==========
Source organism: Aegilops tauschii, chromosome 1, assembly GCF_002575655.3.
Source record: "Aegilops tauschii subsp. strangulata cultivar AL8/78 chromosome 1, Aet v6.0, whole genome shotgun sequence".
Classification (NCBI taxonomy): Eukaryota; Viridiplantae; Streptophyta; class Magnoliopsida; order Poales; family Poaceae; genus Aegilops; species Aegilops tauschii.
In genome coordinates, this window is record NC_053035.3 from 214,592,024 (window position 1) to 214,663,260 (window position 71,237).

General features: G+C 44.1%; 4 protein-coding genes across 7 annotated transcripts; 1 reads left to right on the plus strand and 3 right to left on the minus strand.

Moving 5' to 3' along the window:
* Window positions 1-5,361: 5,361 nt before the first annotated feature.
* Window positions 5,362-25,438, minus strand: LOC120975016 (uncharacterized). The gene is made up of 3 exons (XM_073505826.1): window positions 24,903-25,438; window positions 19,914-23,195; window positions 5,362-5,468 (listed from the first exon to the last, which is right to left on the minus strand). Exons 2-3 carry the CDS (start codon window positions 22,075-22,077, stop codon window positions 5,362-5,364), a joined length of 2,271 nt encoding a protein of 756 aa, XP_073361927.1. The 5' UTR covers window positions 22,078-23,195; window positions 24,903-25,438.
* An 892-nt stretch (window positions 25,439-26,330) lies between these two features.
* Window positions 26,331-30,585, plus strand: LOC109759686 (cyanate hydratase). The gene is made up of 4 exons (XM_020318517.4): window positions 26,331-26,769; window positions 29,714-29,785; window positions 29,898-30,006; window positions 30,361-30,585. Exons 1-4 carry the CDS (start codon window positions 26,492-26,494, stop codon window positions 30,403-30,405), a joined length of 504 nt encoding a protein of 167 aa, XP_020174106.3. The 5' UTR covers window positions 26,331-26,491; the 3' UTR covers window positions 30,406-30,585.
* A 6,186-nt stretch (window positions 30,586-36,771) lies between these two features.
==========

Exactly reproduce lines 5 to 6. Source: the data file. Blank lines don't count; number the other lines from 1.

General features: G+C 44.1%; 4 protein-coding genes across 7 annotated transcripts; 1 reads left to right on the plus strand and 3 right to left on the minus strand.

Moving 5' to 3' along the window: